The Supreme Court—through the actions of tie breaker Chief Judge John Roberts—has resolved the constitutionality of the Patient Protection and Affordable Care Act (ACA). In the best tradition of the court, his Solomonic ruling declares that the law is within the powers of Congress. Good law? Bad law? “Not my problem. It’s constitutional.” He also applied the “duck” test to the Administration’s “penalty”—if it looks like a tax and quacks like a tax, it’s a tax.
The constitutional sideshow behind us, let’s get back to the Main Event: Health care remains an unaffordable, inequitable mess. ACA addresses some of the coverage problems built into the American health insurance model, but it will inevitably create some inequities of its own.
Cost is still an enormous problem. In fact, the law will increase the share of GDP spent on health care. ACA’s supporters are eager to report the Congressional Budget Office (CBO) finding that the law will not increase the deficit. First, remember that this is a forecast built on complex models, loaded with assumptions. The CBO finding is an estimate, not a measurement.
More importantly, the much-quoted finding is about the nation’s deficit, not the cost of the law. You’ve bought a new car, but a second job covers the payments. At the end of the month you’ll have the same amount of cash left over as before, but the car isn’t free. Increasing health insurance coverage for millions of Americans won’t be cheap. That same CBO estimates that the gross cost from 2012—22 will be $1.8 trillion (http://goo.gl/oFZW5).
Act II needs to be about cost. Yes, some provisions in ACA address the cost problem, but these are baby steps. The Rochester area has played a role in cost control in the past and is taking steps to continue to serve as a national role model.
The Dartmouth Atlas reports that the total cost per Medicare recipient in the Rochester Hospital Referral Region (HRR) was nearly 20% lower than the nation (when adjusted for price, age, sex and race). Medicare principally cares for the elderly.
Lower cost also applies to health care for Rochester’s non-elderly population. A study of commercial insurance conducted by the Milliman consultancy reported that for 2007, insurance cost per member per month in Rochester was almost ¼ lower than the nation.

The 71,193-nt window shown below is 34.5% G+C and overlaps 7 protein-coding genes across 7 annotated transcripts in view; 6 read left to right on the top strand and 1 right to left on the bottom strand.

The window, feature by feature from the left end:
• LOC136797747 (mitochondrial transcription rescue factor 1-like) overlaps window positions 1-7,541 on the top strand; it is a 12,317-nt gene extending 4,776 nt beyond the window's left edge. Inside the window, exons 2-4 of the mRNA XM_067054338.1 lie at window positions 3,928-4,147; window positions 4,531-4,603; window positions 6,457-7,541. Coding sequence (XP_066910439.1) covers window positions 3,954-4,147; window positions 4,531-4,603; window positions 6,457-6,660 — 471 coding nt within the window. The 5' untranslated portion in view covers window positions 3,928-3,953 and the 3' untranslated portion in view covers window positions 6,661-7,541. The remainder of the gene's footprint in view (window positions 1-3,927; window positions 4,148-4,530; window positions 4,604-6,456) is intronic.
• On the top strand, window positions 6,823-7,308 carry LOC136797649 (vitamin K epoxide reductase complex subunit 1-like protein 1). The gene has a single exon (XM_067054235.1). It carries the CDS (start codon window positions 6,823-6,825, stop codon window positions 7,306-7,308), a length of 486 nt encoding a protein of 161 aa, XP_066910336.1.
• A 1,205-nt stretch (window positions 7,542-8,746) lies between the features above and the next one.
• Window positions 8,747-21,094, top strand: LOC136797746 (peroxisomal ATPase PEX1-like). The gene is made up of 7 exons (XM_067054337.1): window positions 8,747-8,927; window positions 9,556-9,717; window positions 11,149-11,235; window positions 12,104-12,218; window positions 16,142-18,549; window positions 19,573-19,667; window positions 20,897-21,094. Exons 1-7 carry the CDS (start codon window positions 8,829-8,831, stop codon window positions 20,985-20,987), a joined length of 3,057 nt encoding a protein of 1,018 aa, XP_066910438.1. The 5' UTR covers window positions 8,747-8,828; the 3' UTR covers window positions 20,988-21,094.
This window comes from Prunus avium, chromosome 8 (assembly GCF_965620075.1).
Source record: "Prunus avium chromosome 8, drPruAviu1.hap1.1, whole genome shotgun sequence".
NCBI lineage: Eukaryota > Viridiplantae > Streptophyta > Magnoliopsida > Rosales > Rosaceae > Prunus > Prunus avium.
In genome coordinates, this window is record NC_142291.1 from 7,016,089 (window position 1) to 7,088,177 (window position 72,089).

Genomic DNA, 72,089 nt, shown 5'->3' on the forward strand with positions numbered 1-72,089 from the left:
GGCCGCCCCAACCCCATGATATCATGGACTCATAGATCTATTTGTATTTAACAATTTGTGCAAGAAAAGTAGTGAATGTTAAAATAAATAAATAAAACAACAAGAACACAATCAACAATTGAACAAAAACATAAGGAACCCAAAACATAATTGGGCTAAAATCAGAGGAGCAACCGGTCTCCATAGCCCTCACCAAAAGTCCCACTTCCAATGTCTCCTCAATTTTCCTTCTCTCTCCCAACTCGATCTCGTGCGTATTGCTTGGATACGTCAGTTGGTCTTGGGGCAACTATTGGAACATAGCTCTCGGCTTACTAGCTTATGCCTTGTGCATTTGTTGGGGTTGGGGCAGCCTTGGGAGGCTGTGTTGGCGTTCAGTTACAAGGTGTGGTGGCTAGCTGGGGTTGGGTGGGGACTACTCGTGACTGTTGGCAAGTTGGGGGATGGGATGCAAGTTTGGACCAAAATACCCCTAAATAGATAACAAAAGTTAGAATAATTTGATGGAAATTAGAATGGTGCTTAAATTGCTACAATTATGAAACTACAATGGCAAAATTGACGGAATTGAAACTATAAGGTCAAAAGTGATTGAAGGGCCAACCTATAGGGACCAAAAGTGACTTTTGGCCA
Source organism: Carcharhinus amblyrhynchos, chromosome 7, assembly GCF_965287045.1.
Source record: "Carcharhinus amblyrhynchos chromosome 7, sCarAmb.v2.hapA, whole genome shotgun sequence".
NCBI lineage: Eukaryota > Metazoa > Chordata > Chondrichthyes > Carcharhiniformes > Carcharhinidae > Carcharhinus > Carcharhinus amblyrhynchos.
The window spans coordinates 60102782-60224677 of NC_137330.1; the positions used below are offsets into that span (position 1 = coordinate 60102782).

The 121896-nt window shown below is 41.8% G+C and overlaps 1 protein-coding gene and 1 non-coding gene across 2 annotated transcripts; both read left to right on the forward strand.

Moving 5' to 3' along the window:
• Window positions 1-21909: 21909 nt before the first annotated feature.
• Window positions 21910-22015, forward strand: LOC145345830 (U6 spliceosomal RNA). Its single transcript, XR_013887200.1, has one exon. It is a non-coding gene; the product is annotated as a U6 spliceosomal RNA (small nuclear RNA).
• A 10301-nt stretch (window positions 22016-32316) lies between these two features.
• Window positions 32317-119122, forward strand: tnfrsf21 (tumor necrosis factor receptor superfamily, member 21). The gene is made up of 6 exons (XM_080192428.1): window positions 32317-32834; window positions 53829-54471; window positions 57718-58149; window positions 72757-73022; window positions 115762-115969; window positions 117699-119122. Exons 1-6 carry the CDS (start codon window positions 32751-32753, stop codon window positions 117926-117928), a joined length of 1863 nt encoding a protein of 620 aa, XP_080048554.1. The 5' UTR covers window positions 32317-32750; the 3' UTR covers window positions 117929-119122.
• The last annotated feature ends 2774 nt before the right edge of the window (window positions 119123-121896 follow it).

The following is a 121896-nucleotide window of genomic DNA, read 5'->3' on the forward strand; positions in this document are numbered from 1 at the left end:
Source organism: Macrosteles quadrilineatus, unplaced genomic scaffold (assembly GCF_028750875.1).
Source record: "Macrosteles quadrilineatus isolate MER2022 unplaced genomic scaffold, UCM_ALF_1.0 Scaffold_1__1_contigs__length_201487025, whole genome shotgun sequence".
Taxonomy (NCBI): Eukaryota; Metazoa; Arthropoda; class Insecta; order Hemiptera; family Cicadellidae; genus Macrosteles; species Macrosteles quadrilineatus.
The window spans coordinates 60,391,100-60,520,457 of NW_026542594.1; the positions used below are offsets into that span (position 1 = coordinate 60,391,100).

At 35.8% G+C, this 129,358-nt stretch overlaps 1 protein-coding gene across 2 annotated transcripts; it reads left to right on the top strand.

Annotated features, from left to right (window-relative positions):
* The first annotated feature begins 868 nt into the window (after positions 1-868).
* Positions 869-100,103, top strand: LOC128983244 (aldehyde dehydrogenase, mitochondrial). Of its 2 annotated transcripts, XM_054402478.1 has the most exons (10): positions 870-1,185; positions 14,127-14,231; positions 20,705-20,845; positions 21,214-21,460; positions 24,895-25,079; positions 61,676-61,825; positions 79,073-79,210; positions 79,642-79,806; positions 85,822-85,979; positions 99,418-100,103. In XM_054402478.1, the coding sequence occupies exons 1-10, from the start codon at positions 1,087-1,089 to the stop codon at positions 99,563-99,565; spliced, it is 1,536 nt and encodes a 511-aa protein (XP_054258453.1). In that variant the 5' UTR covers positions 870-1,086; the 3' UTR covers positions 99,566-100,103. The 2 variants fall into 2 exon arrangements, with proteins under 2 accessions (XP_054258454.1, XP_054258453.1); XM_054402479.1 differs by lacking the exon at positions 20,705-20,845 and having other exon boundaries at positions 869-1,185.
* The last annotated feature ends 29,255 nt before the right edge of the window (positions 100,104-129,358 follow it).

The critical question, of course, is why is health care cheaper in Rochester? Dartmouth’s analysis indicates that physician spending for Medicare patients is much lower in Rochester, 74% of the national average. For the non-elderly addressed by the Milliman study, the lowest cost category is inpatient hospital care—63% of the comparable cost for the nation.
Lower cost=higher coverage? Is it surprising that the share of the Rochester population without health insurance is also lower? Of New York’s largest 15 counties, only Staten Island has a lower uninsured rate than Monroe County. That’s a concern about ACA, incidentally. By driving up the cost of health insurance, ACA is likely to push more people into the public insurance pools.
The researchers at Dartmouth believe that excess capacity drives up cost. Beginning 50 years ago, business leaders and the Finger Lakes Health Systems Agency tightly managed hospital expansion. By limiting capacity, Rochester kept cost in check. As the Milliman data suggest, the cost impact of capacity control continues to this day. It is not an accident that when the NYS Commission on Health Care Facilities in the 21st Century (the “Berger Commission”) targeted excess health facilities for closure, Rochester was conspicuous by its absence.
Controls over the purchase of capital equipment have had a similar effect. The Community Technology Assessment Advisory Board (CTAAB), established in 1993, reviews requests for new capital equipment. If CTAAB believes that the additional equipment isn’t needed, the insurers generally don’t reimburse for its use. Nowhere is this more evident than in the MRI utilization rate—the rate for the Finger Lakes is well below that of the state and nation.
Recently released results of the Rochester Medical Home Initiative, a new approach to primary care administered by Excellus and MVP, prove that vigilant primary care can reduce overall system cost. Participants in the trial reduced overall cost by trimming unnecessary hospital admissions, re-admissions and use of hospital emergency departments. It is this trial that will be dramatically expanded under the $26.5 million awarded to the Finger Lakes Health Systems Agency by the Federal Center for Medicare & Medicaid Innovation (CMMI) grant program. The grant is for providing a more comprehensive primary-care model to patients at high risk for hospitalizations and emergency-room visits.
Most experts agree that much of health care spending is unnecessary—or even harmful. The quip is that “Half of all health spending is wasted—we just don’t know which half.” A consortium of Rochester health care providers, business leaders, and insurers are seeking support to bring clinical data together to figure this out. The Finger Lakes Regional Clinical Quality Improvement Initiative is intended to identify what works, what doesn’t, and to disseminate this information to physicians throughout the region.
The high and rising cost of health care is among the most significant problems confronting our nation. There are no easy solutions to the problems of coverage and cost. Rochester is again on the frontier, however, demonstrating that broad coverage, high quality and manageable cost can go together.